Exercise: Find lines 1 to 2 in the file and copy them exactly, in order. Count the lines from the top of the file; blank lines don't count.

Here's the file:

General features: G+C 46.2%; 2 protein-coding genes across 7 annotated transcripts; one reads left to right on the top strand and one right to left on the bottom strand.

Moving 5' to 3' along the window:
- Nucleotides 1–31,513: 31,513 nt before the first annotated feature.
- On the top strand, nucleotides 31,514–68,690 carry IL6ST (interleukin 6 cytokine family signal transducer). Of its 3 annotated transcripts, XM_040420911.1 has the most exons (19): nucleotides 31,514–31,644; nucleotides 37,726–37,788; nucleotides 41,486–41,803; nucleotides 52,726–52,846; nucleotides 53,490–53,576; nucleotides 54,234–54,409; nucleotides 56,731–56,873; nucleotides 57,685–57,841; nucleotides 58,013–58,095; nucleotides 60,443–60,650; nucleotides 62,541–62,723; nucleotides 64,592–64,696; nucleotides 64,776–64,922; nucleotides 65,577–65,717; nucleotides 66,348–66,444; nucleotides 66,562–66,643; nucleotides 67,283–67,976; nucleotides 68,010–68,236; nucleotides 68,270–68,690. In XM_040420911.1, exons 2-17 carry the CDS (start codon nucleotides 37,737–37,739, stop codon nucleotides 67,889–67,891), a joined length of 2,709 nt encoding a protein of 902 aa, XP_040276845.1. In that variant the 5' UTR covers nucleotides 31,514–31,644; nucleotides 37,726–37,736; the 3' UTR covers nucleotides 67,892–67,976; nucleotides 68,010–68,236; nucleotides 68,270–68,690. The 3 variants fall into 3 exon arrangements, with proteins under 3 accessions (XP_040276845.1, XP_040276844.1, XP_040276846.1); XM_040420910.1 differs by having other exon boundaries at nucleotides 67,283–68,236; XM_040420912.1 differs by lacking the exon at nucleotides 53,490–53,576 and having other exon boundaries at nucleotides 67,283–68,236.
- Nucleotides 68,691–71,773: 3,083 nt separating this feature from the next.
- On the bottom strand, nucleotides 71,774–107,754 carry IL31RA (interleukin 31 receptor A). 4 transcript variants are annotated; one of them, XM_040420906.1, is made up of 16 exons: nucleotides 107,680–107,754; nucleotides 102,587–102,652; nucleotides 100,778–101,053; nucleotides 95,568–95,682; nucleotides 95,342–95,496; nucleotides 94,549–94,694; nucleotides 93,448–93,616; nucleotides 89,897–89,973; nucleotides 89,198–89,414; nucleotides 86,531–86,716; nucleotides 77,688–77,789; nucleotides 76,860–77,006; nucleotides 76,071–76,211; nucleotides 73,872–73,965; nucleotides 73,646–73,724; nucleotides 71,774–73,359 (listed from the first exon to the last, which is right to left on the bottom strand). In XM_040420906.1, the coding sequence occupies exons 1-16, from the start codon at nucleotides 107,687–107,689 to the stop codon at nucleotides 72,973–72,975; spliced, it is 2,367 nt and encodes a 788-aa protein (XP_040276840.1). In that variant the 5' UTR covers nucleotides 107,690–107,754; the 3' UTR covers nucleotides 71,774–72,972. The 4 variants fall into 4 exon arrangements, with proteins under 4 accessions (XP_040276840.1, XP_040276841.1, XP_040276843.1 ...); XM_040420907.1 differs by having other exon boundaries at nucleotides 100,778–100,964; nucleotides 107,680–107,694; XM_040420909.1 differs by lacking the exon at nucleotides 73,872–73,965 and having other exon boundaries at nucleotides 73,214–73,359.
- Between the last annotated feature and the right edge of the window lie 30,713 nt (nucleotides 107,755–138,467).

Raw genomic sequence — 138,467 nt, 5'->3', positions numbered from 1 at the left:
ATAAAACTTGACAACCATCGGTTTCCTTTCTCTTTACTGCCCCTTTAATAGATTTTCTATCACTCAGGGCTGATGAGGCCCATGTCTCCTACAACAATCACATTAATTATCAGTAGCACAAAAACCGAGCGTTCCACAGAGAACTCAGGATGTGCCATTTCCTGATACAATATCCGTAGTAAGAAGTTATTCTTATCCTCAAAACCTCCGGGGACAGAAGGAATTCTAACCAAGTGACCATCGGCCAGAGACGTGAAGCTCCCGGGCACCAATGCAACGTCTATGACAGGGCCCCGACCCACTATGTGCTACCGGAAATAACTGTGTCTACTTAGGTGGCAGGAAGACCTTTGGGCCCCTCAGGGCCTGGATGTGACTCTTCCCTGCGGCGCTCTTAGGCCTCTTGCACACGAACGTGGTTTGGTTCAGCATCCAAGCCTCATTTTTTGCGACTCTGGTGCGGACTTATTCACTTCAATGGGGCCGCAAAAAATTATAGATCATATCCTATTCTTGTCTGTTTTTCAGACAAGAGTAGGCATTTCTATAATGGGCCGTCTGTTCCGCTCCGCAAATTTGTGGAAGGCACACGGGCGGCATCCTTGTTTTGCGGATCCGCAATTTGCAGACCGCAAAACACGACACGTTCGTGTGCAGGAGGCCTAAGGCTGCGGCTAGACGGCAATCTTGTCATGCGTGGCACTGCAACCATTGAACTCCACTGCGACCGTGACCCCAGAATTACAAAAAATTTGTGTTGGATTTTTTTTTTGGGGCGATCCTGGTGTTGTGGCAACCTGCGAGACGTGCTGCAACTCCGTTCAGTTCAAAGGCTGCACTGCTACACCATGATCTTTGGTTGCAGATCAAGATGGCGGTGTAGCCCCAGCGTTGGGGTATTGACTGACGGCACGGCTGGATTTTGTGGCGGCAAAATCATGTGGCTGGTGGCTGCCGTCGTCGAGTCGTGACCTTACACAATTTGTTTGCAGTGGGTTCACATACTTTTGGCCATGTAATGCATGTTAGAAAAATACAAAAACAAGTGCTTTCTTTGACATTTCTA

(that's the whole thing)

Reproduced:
General features: G+C 46.2%; 2 protein-coding genes across 7 annotated transcripts; one reads left to right on the top strand and one right to left on the bottom strand.

Moving 5' to 3' along the window: